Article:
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Nvidia will no longer release drivers for 32-bit operating systems
Nvidia to cease producing new drivers for 32-bit systems.
Nvidia has just declared that it will no longer release support or drivers for 32-bit operating systems after Release 390. The company announced the news publicly on its official website.
"Later driver release versions will not operate, nor install, on 32-bit operating systems. Driver enhancements, driver optimizations, and operating system features in driver versions after Release 390 will not be incorporated back into Release 390 or earlier versions," the company said.
Well, this change will significantly affect Operating Systems with 32-bit builds of Windows 7, Windows 8/8.1, Windows 10, Linux, and FreeBSD. However, Nvidia has said it will continue to release critical driver security fixes, as needed, until January 2019.
However, Nvidia moving to a 64-bit OS is not that surprising. We had a hunch that this was coming from how things were progressing in the last few weeks. But again, this move seems quite legit as a 64-bit system already exists and there is no such reason to install a 32-bit OS these days.
A 64-bit Windows comes with better security in comparison to 32-bit OS, and even if it varies with the workload, 64-bit applications generally run faster than 32-bit ones. Using 32-bit operating system users can face some legacy constraints. Besides, with the proliferation of technology 16- and 32-bit software and ancient hardware will soon become a lot harder to use in the coming years.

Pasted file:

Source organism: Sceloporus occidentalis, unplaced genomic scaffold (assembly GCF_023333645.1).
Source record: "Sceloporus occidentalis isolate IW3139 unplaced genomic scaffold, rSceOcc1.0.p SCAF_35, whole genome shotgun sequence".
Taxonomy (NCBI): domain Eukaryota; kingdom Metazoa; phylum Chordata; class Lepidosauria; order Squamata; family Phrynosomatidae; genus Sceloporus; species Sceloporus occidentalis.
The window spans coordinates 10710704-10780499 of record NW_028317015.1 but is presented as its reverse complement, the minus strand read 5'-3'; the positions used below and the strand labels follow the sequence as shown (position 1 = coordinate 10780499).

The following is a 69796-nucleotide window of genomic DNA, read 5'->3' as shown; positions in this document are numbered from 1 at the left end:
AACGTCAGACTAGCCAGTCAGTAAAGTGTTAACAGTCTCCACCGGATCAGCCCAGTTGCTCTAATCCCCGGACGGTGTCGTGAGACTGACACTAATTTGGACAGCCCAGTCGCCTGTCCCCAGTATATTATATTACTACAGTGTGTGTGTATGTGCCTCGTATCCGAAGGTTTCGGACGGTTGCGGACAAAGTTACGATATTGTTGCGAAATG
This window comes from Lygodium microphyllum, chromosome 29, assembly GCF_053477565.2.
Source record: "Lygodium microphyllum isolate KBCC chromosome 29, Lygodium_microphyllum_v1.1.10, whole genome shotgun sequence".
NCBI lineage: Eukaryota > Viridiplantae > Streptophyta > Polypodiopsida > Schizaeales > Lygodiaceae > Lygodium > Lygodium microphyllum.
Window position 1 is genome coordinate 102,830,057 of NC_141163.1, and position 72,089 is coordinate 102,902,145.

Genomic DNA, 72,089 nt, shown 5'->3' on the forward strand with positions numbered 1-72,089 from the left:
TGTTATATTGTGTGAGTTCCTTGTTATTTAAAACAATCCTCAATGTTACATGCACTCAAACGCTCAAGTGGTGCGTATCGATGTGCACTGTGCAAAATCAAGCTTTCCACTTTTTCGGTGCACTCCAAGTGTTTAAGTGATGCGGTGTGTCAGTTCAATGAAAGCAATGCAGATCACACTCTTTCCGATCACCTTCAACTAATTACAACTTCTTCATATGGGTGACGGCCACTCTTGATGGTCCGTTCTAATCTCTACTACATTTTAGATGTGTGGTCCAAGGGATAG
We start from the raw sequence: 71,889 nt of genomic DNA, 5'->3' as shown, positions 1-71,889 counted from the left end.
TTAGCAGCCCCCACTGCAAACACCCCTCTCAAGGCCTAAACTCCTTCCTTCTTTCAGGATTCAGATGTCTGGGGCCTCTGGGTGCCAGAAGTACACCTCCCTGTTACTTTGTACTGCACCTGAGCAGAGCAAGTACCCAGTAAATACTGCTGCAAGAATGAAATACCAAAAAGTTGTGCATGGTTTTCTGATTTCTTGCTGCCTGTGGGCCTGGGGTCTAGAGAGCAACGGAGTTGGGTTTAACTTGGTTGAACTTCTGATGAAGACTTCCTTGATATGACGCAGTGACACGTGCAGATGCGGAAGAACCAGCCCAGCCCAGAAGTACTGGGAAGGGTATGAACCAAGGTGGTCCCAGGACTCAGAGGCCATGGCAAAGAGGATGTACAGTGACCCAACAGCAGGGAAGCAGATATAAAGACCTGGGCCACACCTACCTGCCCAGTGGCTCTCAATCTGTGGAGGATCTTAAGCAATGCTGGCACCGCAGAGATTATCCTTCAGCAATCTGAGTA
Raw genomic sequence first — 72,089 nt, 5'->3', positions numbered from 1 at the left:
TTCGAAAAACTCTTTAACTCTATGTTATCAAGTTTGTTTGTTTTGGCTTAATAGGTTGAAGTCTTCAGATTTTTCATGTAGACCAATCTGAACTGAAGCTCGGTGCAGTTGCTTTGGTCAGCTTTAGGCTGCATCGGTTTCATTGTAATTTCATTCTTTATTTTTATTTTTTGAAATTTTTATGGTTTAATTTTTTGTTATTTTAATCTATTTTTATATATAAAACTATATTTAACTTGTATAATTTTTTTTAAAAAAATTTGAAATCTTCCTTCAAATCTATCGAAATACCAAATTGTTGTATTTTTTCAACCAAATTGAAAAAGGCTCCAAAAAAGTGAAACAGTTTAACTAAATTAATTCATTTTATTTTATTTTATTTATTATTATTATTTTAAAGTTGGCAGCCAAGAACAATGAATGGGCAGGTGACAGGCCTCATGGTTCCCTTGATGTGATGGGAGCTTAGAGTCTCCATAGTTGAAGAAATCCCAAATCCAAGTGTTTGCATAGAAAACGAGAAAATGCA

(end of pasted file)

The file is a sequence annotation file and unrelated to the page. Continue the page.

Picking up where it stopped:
Apart from this announcement, Nvidia has also announced that it is pulling out support for its NVS 310 and NVS 315 graphics cards based on its dated Fermi architecture. As mentioned earlier 390 drivers will be the final release among these cards.
Meanwhile, Microsoft will most likely continue to support the 32-bit versions of Windows 7 and Windows 8.1 until 2020 and 2023, respectively, and the company will continue to support the 32-bit version of Windows 10 indefinitely.
But again a top GPU manufacturer ending compatibility might lead consumers as well as PC brands to complete the transition towards 64-bit hardware.
Users can always check which version of Windows their PC is running by right-clicking This Computer (or My Computer) and selecting Properties.